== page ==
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Ganpot, a British citizen, attended Eckerd College on a student visa and played soccer there in the early 1990s. His former coach, Jim DiNobile, recalled that Ganpot suffered an injury and battled back from it, "so he showed a lot of determination."
A talented musician, Ganpot liked to go to dance clubs and played drums in bands. But DiNobile also said Ganpot was unfocused and may have gotten "caught up in a lifestyle that certainly got the best of him." He did not graduate from Eckerd, a college spokeswoman said.
Ganpot's stepfather, Jimmy Bristol, the Grenadan attorney general, said in a recent letter that he "first met Emmanuel in 1993 while he was a student in St. Petersburg." He said Ganpot "was doted on by his mother, who provided him with all his needs and more. To say that she spoiled him is an understatement.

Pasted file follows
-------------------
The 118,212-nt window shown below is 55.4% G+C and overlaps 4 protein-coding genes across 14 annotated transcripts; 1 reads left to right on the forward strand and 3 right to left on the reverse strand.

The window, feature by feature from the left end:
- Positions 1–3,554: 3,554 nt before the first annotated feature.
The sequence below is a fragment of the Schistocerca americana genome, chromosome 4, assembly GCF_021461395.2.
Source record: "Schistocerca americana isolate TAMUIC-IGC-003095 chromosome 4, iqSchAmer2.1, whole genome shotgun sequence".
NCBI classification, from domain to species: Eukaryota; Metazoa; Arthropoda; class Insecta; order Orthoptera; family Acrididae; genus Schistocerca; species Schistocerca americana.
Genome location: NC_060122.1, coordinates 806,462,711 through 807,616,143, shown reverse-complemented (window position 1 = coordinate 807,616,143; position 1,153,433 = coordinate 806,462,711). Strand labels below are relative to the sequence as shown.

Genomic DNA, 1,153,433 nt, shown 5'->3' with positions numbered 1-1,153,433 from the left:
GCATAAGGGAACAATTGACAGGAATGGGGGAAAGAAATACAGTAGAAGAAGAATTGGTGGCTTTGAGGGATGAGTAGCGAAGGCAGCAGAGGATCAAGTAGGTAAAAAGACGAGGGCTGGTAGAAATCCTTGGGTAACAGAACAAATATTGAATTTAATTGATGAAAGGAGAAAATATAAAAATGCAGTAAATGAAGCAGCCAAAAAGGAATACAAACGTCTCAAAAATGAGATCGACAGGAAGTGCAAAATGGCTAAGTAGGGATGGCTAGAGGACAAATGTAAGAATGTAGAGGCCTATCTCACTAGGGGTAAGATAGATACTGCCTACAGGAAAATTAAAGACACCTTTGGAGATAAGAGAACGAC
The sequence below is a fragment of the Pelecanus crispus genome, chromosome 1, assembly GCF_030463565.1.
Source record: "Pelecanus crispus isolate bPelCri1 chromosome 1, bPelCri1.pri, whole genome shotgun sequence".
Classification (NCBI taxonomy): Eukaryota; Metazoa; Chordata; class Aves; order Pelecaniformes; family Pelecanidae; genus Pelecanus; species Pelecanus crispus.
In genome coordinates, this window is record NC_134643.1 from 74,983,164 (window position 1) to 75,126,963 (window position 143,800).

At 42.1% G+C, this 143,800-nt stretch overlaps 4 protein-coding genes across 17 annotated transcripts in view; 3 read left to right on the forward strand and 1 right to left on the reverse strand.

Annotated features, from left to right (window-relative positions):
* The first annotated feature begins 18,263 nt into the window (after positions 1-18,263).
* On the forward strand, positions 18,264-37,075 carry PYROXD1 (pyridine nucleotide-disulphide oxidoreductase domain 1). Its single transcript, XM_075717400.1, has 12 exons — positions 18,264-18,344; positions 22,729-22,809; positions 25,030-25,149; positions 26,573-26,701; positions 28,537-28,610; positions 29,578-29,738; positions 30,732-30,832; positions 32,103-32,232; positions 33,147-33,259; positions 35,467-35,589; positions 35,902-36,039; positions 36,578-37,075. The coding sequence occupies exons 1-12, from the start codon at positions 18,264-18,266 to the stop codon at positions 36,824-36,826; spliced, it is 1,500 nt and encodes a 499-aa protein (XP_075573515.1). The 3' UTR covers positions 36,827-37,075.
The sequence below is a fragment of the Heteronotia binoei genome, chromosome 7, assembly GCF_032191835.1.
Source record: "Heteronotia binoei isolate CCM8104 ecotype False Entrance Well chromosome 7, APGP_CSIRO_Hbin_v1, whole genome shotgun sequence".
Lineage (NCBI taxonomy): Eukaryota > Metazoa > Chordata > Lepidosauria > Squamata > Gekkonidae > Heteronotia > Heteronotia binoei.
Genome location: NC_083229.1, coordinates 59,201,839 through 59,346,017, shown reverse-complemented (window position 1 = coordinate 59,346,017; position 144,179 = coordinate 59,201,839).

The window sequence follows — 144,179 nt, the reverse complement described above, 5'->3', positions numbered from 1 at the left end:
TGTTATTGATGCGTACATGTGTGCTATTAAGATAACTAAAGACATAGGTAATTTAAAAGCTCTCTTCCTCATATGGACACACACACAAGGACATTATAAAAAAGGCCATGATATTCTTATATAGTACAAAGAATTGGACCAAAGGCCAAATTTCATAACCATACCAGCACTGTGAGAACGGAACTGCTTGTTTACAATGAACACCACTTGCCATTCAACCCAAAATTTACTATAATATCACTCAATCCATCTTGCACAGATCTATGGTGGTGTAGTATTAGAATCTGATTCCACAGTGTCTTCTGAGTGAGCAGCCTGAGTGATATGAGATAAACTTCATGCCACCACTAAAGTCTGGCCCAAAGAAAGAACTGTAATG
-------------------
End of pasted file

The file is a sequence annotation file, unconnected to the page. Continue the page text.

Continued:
"Unfortunately," Bristol wrote to the state attorney, "Emmanuel was befriended by the wrong people and has found himself in his present predicament."
The predicament began in 2001, when Pinellas sheriff's deputies got a tip from an informant about a drug deal that was about to go down in the parking lot of Storman's nightclub on Ulmerton Road. About 3,500 doses of Ecstasy were to be sold for more than $33,250, the tipster said.
Ganpot was arrested with three others, and charged with possessing or selling drugs including ecstasy, GHB, ketamine and cocaine. Facing an especially tough minimum mandatory sentence of 15 years in prison, and a maximum of 105 years, he pleaded no contest in exchange for a sentence of nearly six years.